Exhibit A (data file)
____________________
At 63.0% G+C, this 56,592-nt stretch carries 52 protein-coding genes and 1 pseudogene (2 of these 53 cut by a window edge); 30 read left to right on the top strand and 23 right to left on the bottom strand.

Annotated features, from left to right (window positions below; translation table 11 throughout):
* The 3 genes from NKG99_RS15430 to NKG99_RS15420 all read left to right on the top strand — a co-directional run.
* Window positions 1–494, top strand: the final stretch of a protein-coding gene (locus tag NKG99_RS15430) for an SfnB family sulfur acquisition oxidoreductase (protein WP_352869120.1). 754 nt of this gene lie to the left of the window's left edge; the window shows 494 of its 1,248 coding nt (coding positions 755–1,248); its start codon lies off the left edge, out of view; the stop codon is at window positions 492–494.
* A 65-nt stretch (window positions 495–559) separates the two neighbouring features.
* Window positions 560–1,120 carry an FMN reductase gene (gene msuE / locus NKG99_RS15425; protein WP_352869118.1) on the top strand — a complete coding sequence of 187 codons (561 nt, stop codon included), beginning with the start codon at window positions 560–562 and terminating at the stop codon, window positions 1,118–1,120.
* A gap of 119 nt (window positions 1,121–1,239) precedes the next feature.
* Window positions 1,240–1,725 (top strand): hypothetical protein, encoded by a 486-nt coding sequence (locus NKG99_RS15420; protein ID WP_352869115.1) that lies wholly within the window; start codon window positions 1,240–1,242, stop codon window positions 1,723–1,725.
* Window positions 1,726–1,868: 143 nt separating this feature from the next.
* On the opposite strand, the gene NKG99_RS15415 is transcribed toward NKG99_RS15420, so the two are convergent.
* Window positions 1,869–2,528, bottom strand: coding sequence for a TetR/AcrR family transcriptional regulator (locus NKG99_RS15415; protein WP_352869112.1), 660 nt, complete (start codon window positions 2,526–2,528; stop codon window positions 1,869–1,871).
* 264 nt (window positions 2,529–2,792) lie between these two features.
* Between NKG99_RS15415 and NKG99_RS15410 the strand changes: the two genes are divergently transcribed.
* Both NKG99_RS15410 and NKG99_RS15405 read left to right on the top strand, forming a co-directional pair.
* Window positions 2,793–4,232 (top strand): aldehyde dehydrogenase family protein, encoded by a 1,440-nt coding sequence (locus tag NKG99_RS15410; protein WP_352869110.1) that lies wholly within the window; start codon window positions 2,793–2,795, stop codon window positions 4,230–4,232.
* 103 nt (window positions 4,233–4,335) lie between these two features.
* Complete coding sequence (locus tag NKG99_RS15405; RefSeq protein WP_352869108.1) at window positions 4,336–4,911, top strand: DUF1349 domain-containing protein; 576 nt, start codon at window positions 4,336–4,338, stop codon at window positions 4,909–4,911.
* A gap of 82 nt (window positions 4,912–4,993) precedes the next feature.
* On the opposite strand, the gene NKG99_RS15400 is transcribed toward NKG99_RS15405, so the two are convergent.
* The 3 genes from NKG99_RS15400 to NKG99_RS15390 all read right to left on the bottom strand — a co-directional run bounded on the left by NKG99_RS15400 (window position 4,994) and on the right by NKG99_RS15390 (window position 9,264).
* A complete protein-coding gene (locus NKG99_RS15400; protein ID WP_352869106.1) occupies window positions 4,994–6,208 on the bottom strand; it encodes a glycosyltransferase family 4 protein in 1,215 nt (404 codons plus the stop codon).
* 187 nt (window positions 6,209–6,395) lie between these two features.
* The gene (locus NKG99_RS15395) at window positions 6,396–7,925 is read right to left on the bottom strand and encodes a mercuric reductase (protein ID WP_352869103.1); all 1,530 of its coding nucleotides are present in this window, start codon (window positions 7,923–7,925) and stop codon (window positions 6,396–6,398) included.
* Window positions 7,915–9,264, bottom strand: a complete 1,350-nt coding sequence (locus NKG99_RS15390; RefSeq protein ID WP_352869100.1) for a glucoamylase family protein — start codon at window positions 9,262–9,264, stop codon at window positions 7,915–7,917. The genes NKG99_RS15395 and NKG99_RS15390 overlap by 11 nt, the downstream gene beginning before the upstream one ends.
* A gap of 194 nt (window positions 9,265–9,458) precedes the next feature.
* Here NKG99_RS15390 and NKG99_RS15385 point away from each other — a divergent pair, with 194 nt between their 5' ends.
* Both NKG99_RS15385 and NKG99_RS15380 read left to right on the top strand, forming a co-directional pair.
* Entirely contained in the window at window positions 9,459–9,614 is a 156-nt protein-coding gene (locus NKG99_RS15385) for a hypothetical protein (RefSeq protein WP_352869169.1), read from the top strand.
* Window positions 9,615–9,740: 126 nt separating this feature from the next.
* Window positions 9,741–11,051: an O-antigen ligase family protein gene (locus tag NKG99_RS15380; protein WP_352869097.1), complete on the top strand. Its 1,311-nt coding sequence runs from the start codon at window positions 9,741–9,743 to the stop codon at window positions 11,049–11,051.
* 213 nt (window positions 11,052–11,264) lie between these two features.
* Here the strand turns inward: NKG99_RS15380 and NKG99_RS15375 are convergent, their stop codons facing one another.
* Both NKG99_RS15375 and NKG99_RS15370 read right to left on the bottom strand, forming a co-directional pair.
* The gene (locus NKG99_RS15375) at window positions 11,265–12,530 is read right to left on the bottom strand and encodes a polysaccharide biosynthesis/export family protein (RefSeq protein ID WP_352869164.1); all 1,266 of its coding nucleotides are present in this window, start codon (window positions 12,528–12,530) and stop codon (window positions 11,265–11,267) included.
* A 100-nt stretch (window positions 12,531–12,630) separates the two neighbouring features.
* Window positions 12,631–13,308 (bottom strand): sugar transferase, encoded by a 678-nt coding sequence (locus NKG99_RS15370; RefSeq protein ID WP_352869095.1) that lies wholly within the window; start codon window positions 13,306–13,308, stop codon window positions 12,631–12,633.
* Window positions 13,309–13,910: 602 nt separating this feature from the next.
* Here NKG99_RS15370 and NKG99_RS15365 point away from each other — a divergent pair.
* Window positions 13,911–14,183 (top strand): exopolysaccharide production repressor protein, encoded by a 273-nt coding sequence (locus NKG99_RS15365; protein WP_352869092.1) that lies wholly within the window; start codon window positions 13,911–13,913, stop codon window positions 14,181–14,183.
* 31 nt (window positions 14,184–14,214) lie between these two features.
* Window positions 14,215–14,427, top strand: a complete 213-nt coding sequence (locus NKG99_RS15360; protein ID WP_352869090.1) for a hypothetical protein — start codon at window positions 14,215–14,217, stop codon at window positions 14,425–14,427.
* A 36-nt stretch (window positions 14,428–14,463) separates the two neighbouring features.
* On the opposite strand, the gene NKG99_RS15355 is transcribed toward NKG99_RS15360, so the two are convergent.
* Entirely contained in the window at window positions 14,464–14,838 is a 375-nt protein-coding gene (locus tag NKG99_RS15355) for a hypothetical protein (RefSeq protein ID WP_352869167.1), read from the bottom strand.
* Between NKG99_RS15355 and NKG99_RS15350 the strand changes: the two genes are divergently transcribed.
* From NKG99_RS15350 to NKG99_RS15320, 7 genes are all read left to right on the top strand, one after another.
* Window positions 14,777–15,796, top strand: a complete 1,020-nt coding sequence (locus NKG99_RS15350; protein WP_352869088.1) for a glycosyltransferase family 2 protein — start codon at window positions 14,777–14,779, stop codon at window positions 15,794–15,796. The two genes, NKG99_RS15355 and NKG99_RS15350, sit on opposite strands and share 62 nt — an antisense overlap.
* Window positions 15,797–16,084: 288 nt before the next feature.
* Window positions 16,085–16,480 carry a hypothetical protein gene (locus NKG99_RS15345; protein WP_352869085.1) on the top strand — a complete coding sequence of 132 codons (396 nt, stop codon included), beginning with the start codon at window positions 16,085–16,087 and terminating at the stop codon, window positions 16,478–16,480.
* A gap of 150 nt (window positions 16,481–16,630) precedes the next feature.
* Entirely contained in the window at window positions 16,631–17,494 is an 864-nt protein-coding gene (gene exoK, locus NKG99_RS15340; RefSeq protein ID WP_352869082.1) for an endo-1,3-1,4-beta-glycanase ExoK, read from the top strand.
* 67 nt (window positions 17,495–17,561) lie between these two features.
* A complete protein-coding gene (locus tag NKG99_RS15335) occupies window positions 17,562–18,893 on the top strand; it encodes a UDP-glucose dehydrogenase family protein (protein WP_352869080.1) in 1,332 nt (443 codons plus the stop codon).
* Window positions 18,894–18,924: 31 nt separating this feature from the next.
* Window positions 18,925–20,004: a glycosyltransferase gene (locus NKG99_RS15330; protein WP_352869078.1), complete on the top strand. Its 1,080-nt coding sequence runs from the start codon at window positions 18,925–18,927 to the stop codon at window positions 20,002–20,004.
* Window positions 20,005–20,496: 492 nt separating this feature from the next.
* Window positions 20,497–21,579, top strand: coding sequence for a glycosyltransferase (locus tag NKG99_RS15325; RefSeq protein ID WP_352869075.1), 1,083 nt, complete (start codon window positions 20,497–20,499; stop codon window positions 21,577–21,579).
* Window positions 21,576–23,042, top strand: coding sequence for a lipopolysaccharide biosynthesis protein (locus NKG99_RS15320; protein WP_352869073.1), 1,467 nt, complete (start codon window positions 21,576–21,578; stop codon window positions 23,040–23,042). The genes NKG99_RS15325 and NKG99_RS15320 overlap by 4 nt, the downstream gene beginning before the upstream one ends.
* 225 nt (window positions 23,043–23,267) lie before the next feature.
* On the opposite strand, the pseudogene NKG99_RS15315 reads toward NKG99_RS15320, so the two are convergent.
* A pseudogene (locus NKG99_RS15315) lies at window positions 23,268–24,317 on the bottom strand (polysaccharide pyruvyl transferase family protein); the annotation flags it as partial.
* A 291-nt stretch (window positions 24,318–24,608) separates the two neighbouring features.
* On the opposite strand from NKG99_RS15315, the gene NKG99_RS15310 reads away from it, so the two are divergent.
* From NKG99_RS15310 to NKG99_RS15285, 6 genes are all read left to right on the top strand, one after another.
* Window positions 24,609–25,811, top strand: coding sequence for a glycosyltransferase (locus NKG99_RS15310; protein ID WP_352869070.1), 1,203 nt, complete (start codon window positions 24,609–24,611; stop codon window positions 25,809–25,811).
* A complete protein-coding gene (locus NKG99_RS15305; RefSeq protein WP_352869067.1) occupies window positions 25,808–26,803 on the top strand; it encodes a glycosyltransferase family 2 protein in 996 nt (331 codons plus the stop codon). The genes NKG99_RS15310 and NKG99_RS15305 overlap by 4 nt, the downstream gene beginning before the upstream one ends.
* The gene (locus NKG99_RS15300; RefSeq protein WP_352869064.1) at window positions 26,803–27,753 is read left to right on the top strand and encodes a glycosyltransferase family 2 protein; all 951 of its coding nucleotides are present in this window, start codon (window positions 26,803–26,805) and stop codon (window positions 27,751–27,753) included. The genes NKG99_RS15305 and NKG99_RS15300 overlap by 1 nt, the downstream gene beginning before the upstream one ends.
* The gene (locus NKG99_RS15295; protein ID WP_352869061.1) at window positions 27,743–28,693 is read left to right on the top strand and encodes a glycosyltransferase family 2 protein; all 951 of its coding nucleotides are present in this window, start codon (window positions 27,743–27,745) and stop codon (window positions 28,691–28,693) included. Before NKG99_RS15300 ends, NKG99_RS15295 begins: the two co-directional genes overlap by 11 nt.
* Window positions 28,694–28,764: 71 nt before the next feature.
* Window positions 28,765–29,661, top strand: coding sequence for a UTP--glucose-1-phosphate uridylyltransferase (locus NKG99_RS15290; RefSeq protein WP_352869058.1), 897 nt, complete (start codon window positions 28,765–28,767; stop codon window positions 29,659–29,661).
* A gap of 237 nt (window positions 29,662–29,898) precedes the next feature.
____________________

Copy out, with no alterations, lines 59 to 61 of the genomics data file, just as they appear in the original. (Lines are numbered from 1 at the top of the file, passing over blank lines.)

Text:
* 225 nt (window positions 23,043–23,267) lie before the next feature.
* On the opposite strand, the pseudogene NKG99_RS15315 reads toward NKG99_RS15320, so the two are convergent.
* A pseudogene (locus NKG99_RS15315) lies at window positions 23,268–24,317 on the bottom strand (polysaccharide pyruvyl transferase family protein); the annotation flags it as partial.